Just when you thought you’d seen the best that the MCU has to offer on TV, they come out swinging with Moon Knight. This refreshing narrative focuses on Steven Grant (and Marc Spector) as they fight to uncover the mysteries of the Egyptian gods while thwarting an evil force threatening to unleash terror on the world.
It’s crazy to think that until now, almost everything in the MCU has incorporated well-known comic book characters, or at least characters I’d heard of in some capacity. Moon Knight is one of the only MCU properties I knew absolutely nothing about prior to watching. I didn’t know the character, his backstory, his powers and even the narrative… and that made this such a fantastically refreshing watch. Right from the get-go, there was this mysterious vibe looming over the entire series in terms of what’s going on with Steven’s blackouts and filling the large holes in the character’s past. The first episode especially hooked me with its eerie tone and growing list of questions I needed answers to. Episode by episode, this series gave use more of an insight into who exactly Moon Knight is, answered crucial lingering questions and filled the gaps of Steven’s past – all at the perfect moments. Within individual episodes, there were moments of strange pacing but as a series overall this thing was perfectly paced. It moved along quite quickly, getting through a decent amount of story in six episodes, but never felt like it was rushing to pack anything in – a display of great writing.
Steven Grant’s journey through the season had its highs and lows, hitting multiple emotional beats and giving us plenty of insight into what makes the character tick. The story is heavily character-driven, letting the relationships drive the narrative and dictate when things move on. This creates a nice natural flow that evokes the feeling like you’re traveling alongside Steven and co. on a treasure-hunting adventure, rather than just following along from a distance. There’s a hint of a fun Indiana Jones vibe at times, becoming more prominent with each episode, and it’s capped off in episode four, which is my favourite of the season. The fourth episode ups the creepiness, throws in a splash of horror and gives off major The Mummy vibes – something I particularly couldn’t get enough of. There is a creepy atmosphere that looms over much of the season, but it’s especially prevalent in that episode. The light horror elements create a bit more tension and enhance the stakes within each episode – a really nice touch.
By far the biggest thing to praise in this series is Oscar Isaac’s brilliant performance as Moon Knight. Given the task of portraying multiple characters, some actors would crack under the pressure – but not Oscar. He does a remarkable job in giving a dual performance that has you locked in to both characters and caring about how their respective narratives develop. The contrast in how he presents both characters is something to behold – even if you forget about the differing accents, just the way he carries himself while playing Steven vs Marc is enough to know who you’re watching. There’s even a few notable scenes in which he flips between his personalities in one continuous shot, and seeing how he subtly contorts himself to go from Steven to Marc in an instant is just fantastic. He brings a tonne of energy to the film, hitting every witty line of dialogue without missing a beat, and is the shining light across every scene.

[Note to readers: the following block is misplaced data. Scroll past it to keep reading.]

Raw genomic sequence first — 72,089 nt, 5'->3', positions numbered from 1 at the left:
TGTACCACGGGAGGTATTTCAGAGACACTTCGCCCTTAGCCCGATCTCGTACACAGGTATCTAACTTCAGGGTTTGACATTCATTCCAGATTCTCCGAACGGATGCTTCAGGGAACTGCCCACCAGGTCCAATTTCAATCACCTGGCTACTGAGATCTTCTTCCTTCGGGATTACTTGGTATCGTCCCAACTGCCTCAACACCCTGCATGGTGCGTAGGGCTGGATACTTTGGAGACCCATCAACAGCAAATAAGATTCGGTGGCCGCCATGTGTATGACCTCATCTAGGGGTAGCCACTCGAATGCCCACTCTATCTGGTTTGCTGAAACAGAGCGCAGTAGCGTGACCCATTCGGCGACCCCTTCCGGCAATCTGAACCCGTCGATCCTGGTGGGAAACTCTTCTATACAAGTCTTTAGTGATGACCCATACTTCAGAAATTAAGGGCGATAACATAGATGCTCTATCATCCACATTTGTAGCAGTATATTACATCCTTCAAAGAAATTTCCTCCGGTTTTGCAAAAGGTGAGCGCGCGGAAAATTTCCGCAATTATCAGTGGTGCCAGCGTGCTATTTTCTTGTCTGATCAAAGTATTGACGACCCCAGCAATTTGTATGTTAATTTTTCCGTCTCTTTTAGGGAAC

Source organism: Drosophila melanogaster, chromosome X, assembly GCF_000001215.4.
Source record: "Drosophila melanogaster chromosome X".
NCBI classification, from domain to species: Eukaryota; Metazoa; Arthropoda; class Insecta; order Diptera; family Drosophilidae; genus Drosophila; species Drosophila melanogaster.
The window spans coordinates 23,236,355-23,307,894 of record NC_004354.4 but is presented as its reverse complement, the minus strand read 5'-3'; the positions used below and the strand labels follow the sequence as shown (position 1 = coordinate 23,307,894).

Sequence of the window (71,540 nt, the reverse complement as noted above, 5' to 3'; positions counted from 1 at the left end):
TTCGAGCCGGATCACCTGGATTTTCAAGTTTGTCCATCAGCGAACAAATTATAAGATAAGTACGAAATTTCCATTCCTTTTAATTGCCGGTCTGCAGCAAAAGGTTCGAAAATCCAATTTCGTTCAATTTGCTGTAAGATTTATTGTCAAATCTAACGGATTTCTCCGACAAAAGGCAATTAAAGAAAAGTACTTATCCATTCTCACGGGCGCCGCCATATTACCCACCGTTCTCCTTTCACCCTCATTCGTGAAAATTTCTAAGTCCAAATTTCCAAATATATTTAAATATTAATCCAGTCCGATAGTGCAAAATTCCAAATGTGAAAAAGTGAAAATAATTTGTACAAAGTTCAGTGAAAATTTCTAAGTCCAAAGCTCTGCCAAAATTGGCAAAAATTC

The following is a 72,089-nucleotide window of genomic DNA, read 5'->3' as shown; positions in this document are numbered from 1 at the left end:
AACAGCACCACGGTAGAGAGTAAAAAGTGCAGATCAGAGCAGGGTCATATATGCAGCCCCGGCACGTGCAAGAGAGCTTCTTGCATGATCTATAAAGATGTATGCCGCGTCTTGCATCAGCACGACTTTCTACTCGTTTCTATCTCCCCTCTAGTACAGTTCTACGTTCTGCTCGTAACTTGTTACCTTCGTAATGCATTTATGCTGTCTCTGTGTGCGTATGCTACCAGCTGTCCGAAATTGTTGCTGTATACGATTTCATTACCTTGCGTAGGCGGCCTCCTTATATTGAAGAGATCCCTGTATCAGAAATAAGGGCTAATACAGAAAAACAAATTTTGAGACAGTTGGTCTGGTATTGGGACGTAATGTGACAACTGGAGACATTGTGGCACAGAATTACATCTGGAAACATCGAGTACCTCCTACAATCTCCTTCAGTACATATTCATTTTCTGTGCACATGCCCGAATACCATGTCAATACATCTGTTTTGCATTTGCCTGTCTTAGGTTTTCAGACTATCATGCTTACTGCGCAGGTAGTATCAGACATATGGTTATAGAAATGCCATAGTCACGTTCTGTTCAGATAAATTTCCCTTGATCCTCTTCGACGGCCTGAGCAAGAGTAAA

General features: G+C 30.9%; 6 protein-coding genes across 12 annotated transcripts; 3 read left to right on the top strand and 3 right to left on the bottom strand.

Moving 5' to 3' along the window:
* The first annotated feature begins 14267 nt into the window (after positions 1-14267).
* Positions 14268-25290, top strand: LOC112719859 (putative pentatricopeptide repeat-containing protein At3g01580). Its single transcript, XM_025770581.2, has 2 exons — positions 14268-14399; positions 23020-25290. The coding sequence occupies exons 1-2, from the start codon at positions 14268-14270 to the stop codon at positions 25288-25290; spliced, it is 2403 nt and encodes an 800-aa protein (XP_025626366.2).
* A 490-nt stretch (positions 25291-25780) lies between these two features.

Another scene-stealer is May Calamawy, who plays Layla. She brings this bubbly and charismatic aura to every one of her scenes, building an instantly loveable character who you just want more of. Her back and forth with Oscar Isaac makes for some hilariously charming moments. On the other end of the heroic spectrum, Ethan Hawke is great as the villainous Arthur Harrow. There’s not a tonne of depth to his character, taking on a pretty straightforward role in the story, but Ethan elevates the role through the sheer strength of his acting talents. While not particularly menacing, I found the very subdued and relaxed attitude he brings to the role a very nice touch, making him fell somewhat unique in the grander context of the MCU’s villains.
I do also want to touch on the use of CGI across the series. The first two episodes have a few moments where the visual effects aren’t really up to scratch with what you’d expect from such a big studio. There’s a notable scene or two where it’s very obviously not been polished enough, ultimate making me concerned for the following episodes. However, it looks like they saved their visual effects budget for the latter episodes, where the CGI doesn’t miss a beat. It goes relatively big in its finale and pays off brilliantly. On that note, the series is not heavily action packed, but any time we do get to see Moon Knight in action, it’s a pretty exciting showcase of what we could see more of down the line.
In the end, Moon Knight is a great piece of storytelling, showing how through fleshing out and developing the characters you can create a compelling narrative with mystery, intrigue and genuine entertainment. It’s fun ride with a number of comedic beats, but it’s also not afraid to get dark and deliver some thrilling horror-inspired sequences. Led by an award-worthy Oscar Isaac performance, Moon Knight may be my favourite of Marvel’s Disney+ series’ so far – which should be reason enough to check this one out!